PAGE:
The impairment of HCCS leads to MLS syndrome by activating a non-canonical cell death pathway in the brain and eyes


Mitochondrial-dependent (intrinsic) programmed cell death (PCD) is an essential homoeostatic mechanism that selects bioenergetically proficient cells suitable for tissue/organ development. However, the link between mitochondrial dysfunction, intrinsic apoptosis and developmental anomalies has not been demonstrated to date. Now we provide the evidence that non-canonical mitochondrial-dependent apoptosis explains the phenotype of microphthalmia with linear skin lesions (MLS), an X-linked developmental disorder caused by mutations in the holo-cytochrome c-type synthase (HCCS) gene. By taking advantage of a medaka model that recapitulates the MLS phenotype we demonstrate that downregulation of hccs, an essential player of the mitochondrial respiratory chain (MRC), causes increased cell death via an apoptosome-independent caspase-9 activation in brain and eyes. We also show that the unconventional activation of caspase-9 occurs in the mitochondria and is triggered by MRC impairment and overproduction of reactive oxygen species (ROS). We thus propose that HCCS plays a key role in central nervous system (CNS) development by modulating a novel non-canonical start-up of cell death and provide the first experimental evidence for a mechanistic link between mitochondrial dysfunction, intrinsic apoptosis and developmental disorders. The X-linked disorder microphtalmia with skin lesions (MLS) is caused by HCCS gene mutations. The disease phenotype is now be explained by the increased non-conventional caspase-9 -mediated cell death in the brain and eyes due to HCCS impairment. © 2013 The Authors. Published by John Wiley and Sons, Ltd on behalf of EMBO.Italian Telethon Foundation (BF, grant TGM11CB3); the Spanish MICINN (BFU2010-16031); CIBERER (PB); EMBO short-term fellowship; Company of Biologists LtdPeer Reviewe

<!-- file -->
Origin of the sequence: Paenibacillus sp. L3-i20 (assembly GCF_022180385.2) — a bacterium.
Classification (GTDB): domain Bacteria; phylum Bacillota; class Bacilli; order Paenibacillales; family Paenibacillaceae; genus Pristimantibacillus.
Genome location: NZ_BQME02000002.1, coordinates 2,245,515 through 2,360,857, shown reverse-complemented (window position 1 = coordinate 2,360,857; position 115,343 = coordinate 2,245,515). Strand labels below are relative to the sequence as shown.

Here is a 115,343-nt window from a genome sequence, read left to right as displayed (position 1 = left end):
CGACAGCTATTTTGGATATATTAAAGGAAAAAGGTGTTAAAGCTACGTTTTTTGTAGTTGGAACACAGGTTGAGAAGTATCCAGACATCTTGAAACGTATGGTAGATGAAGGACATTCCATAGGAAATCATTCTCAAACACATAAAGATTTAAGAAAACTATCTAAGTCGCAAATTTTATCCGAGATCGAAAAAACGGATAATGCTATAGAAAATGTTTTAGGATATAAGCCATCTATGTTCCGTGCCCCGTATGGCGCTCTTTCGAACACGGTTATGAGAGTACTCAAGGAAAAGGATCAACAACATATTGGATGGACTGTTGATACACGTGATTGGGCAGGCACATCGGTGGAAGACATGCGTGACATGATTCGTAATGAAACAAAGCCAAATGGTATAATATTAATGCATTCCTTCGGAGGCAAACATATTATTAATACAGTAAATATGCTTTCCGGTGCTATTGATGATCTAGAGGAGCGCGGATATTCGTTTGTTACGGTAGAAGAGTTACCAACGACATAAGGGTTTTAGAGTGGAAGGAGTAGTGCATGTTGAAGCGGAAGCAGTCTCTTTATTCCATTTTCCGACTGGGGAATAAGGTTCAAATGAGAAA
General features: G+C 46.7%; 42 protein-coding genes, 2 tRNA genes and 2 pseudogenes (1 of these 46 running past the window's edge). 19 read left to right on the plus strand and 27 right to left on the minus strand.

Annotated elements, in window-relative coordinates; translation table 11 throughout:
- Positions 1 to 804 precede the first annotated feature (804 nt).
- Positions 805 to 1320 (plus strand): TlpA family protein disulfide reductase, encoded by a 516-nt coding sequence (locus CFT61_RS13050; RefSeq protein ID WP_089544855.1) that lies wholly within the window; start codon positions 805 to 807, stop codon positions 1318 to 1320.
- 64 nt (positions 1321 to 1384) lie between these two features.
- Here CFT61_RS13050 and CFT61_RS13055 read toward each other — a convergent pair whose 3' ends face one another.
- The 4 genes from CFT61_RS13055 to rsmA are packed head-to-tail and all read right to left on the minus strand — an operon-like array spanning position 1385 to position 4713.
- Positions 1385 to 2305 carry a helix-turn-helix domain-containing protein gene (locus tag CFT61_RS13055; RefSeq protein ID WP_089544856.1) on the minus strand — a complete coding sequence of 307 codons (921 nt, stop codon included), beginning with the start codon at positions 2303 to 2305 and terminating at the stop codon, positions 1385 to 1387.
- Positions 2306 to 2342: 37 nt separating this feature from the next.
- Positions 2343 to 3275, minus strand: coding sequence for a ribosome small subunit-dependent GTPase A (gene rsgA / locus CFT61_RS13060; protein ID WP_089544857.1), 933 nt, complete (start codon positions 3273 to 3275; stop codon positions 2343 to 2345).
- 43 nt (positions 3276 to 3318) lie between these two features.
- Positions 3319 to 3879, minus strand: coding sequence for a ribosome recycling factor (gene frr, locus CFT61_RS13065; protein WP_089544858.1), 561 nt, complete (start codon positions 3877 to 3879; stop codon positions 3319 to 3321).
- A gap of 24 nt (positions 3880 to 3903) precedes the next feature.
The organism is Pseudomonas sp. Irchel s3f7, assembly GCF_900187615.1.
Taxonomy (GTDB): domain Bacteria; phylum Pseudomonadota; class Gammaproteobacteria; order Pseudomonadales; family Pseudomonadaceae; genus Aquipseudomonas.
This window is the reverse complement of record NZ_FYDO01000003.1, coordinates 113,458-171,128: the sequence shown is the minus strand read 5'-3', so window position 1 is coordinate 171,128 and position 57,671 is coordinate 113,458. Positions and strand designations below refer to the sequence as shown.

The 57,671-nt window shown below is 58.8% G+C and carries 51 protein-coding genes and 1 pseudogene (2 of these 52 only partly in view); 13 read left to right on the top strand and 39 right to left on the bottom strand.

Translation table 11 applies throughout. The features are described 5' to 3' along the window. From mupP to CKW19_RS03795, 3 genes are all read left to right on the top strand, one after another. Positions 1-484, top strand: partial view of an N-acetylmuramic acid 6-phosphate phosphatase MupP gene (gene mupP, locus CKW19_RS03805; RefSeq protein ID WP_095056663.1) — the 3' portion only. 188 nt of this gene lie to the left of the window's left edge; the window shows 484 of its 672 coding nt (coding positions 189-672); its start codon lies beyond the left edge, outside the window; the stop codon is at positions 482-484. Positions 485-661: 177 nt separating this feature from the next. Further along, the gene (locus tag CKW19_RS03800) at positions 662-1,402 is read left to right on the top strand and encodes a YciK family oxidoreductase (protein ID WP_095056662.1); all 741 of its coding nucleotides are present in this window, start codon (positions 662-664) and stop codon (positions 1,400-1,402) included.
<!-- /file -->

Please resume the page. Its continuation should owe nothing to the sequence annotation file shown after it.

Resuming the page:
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oaioai:digital.csic.es:10261/99525Last time updated on 5/25/2016

This paper was published in Digital.CSIC.

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